Romance! Betrayal! Heroics! A swashbuckling aristocrat in comic disguise performing secret noble deeds! A songbird bride guilt-ridden over a concealed indiscretion! It’s all in the the 1905 popular potboiler novella The Scarlet Pimpernel that was transformed into a lofty 1997 Broadway musical – and brought lovingly to life on the Hale Center Theater Orem stage in a smashing production.
Pimpernel is set in the time period of the French Revolution’s Reign of Terror in which innocent men, women, and children by the thousands were beheaded. With less serious pretensions than that other musical about French history, Les Misérables, Pimpernel is an entertaining musical romp that tips its hat to a bygone romantic genre.
This is a demanding show to pull off for many reasons: the vocal quality required to deliver the numbers, the numerous sets, and the lavish costuming to create the opulence of the period. But HCTO clearly enjoyed putting this production together, and the enthusiasm is evident and infectious.
Pimpernel is buoyed by the ardent, tonally rich cast. Greg Hansen (alternating with Neal C. Johnson, TThSa) swaggers, preens, and sings his way into the audience’s heart as Percy Blakeney. His is a plum role, and you cannot help but be drawn to the character. Hansen maneuvers three uniquely different roles: the polite and dignified gentleman, the Belgian spy Grappin, and the “silly nincompoop” only interested in fashion and frippery. Under his command, “Into the Fire” is the stirring, manly anthem as it was written. While Hansen clearly is having fun with the foppish comedy, particularly as he leads his League of the Scarlet Pimpernel in “The Creation of Man,” a little more subtlety would be welcomed. (Thankfully the song was so boisterous that no one heard me sing along with the line “Be the king of the beasts in pastels!”)
As Margueritte St. Just, Rachael Lynn Woodward (Lauren Noll, TThSa) is equally impressive with her vocal quality and clearly showed the anguish she feels at her husband’s neglect. She manages her character’s French accent well (working with dialect coach Emily Burnworth). Woodward nails both her big-finish solos (a staple of composer Frank Wildhorn) and the romantic duets. She sounded especially sweet in “When I Look at You” and looks smashing in the snow-white pompadour donned in the Comédie Française “Storybook” that establishes the romantic triangle at the heart of the story. The duet “You Are My Home” with Hansen is especially fine.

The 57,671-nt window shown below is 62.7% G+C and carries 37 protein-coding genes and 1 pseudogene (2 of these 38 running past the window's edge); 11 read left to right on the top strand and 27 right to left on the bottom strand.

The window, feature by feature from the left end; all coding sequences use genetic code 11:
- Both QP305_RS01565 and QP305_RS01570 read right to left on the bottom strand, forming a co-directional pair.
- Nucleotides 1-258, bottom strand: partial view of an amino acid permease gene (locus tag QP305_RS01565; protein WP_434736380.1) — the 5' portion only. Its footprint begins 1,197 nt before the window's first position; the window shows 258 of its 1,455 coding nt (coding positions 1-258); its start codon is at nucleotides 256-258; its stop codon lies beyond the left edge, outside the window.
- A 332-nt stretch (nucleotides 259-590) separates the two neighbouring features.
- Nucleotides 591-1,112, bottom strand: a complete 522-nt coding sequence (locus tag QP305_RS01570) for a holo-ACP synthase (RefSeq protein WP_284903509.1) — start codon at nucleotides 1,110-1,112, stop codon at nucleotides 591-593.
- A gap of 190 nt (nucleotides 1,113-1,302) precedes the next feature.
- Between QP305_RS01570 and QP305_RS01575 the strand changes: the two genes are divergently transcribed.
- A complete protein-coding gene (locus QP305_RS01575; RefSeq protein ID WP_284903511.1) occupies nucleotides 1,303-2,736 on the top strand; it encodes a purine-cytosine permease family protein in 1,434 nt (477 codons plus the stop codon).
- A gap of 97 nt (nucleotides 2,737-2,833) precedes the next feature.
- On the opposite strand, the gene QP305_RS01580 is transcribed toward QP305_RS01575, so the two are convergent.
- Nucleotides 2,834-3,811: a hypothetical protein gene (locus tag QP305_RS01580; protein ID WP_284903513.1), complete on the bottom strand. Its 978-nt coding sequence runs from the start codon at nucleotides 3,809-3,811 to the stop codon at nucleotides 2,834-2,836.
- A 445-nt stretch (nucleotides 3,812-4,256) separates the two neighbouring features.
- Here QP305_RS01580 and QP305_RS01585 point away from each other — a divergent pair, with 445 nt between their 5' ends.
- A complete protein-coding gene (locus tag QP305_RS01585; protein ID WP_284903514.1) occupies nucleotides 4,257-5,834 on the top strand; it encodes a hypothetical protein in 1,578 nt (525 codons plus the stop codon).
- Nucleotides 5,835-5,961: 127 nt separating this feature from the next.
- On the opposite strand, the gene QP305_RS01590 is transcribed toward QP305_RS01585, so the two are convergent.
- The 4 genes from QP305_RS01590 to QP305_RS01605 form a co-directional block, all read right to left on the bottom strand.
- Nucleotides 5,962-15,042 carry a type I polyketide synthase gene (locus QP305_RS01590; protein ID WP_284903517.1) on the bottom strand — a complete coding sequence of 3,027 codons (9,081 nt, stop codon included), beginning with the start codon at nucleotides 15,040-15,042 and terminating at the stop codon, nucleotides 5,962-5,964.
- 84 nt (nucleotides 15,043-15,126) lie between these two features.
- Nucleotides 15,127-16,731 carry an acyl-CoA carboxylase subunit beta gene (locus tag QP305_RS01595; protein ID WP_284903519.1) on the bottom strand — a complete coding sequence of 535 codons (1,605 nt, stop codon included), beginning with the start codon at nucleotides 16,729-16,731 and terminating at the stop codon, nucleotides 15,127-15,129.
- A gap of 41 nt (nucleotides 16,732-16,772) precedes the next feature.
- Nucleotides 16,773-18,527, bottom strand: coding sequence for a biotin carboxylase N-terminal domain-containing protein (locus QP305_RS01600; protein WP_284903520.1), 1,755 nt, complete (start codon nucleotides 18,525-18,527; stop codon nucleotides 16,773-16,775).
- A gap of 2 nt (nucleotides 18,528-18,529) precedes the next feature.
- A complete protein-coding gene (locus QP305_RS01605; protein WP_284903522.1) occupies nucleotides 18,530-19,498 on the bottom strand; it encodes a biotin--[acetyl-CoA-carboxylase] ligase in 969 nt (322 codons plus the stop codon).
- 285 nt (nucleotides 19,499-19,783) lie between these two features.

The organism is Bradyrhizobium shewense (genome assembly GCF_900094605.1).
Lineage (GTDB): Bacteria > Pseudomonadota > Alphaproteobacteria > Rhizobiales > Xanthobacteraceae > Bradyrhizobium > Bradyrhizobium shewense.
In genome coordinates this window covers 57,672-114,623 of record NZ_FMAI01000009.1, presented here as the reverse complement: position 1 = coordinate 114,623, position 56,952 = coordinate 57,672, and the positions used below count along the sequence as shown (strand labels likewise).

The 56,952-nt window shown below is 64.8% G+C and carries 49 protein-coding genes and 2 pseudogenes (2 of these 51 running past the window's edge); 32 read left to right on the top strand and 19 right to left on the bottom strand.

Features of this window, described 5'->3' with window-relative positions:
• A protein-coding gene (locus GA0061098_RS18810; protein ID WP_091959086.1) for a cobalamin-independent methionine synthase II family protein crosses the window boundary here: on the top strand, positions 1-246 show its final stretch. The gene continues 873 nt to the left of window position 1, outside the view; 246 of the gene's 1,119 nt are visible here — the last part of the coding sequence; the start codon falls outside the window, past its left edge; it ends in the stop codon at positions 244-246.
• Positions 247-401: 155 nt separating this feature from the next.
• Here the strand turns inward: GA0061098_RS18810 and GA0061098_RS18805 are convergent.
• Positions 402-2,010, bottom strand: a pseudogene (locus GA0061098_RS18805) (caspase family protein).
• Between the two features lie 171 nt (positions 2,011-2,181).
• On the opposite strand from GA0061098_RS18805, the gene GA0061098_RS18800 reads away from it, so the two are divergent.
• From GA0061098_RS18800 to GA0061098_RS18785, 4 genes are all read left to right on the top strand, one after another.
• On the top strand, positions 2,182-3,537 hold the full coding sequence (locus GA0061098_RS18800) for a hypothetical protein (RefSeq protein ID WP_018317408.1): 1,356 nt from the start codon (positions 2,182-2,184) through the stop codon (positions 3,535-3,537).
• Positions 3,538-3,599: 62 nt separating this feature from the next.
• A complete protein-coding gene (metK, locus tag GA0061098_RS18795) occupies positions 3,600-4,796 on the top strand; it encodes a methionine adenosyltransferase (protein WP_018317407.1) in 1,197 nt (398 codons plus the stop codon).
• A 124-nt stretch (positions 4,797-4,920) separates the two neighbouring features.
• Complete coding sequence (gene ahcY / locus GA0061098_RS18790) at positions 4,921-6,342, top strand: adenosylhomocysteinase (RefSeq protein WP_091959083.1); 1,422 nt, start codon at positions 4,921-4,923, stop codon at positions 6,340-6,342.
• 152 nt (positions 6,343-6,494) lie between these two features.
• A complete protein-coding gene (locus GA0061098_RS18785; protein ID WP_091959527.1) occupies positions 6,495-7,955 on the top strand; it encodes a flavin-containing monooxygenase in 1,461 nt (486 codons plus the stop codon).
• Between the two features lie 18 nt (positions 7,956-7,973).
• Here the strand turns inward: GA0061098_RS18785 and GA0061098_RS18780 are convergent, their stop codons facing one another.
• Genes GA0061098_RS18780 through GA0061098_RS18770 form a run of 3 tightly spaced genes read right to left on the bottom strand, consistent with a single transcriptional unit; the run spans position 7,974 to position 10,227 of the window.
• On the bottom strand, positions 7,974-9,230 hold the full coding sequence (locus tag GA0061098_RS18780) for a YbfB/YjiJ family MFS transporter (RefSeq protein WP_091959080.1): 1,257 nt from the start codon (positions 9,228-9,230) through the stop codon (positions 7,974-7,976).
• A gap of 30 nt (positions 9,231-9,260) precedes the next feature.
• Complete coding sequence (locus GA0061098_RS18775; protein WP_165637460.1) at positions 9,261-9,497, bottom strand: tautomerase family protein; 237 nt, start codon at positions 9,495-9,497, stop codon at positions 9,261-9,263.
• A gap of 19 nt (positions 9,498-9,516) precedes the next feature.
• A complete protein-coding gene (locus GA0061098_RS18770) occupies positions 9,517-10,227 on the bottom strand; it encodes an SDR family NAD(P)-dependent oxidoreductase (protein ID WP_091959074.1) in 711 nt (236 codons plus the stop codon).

As evil Citizen Chauvelin, Dave Burton (Matthew Flynn Bellows, TThSa) brings fire-breathing charisma as tries to discover the identity of his rival who leaves notes signed with his seal of a little red flower. Burton has the cast’s best singing voice: He has a strong baritone and sings with fervent modulation. His “Falcon in the Dive” is a masterful interpretation of the soaring ballad. He can be demonic but also shows great tenderness in “Where’s the Girl?”
Other standouts: Matthew Call is sincere as Marguerite’s brother, Armand; Brock Kannan has the right degree of wry amusement and faux seriousness as Farleigh; Jacob Shamy as Elton and Kyle Fotheringham as Dewhurst also shine along with the rest of the male chorus, singing beautifully.
The set changes were slick, and minimal period furnishings were used to keep the stage clear for movement of the large, 26-member cast. But the pièce de résistance of the scenic design by Bobby Swenson is the towering guillotine that slices off two heads within our clear view. And of course, there’s the sword play dashingly executed under fight choreographer Matthew Carlin. Only occasionally did the audience wish the stage were a bit larger for Marin Leggat’s choreography. Director David Morgan is to be commended for showing clear purpose as he navigates the show’s pageantry and action.
Scarlet Pimpernel, just like its hero, seems to quickly come and then disappear only to quietly reappear. But with another production as fine as HCTO’s, I can only join with Percy to declare: “Oh, sink me!”